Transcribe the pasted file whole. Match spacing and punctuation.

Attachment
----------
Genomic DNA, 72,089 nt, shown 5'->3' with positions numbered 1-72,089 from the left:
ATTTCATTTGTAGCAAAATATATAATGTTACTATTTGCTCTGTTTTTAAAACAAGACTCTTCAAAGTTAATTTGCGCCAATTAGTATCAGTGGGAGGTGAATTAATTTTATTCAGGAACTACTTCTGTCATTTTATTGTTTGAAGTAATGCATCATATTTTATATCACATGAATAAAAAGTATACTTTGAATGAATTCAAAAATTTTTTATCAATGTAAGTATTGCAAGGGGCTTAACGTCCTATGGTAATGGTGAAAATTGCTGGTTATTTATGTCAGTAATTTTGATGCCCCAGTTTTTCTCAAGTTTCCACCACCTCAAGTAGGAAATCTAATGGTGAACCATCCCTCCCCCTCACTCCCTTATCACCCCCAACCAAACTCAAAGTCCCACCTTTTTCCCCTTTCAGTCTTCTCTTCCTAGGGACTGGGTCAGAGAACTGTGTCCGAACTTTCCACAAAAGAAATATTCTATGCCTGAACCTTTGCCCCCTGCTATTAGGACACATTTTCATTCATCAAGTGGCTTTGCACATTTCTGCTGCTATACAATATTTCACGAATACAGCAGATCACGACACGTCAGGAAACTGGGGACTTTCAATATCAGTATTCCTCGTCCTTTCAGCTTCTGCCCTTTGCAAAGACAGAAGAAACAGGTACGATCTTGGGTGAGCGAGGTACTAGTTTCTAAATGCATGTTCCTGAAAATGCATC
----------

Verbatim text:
Genomic DNA, 72,089 nt, shown 5'->3' with positions numbered 1-72,089 from the left:
ATTTCATTTGTAGCAAAATATATAATGTTACTATTTGCTCTGTTTTTAAAACAAGACTCTTCAAAGTTAATTTGCGCCAATTAGTATCAGTGGGAGGTGAATTAATTTTATTCAGGAACTACTTCTGTCATTTTATTGTTTGAAGTAATGCATCATATTTTATATCACATGAATAAAAAGTATACTTTGAATGAATTCAAAAATTTTTTATCAATGTAAGTATTGCAAGGGGCTTAACGTCCTATGGTAATGGTGAAAATTGCTGGTTATTTATGTCAGTAATTTTGATGCCCCAGTTTTTCTCAAGTTTCCACCACCTCAAGTAGGAAATCTAATGGTGAACCATCCCTCCCCCTCACTCCCTTATCACCCCCAACCAAACTCAAAGTCCCACCTTTTTCCCCTTTCAGTCTTCTCTTCCTAGGGACTGGGTCAGAGAACTGTGTCCGAACTTTCCACAAAAGAAATATTCTATGCCTGAACCTTTGCCCCCTGCTATTAGGACACATTTTCATTCATCAAGTGGCTTTGCACATTTCTGCTGCTATACAATATTTCACGAATACAGCAGATCACGACACGTCAGGAAACTGGGGACTTTCAATATCAGTATTCCTCGTCCTTTCAGCTTCTGCCCTTTGCAAAGACAGAAGAAACAGGTACGATCTTGGGTGAGCGAGGTACTAGTTTCTAAATGCATGTTCCTGAAAATGCATC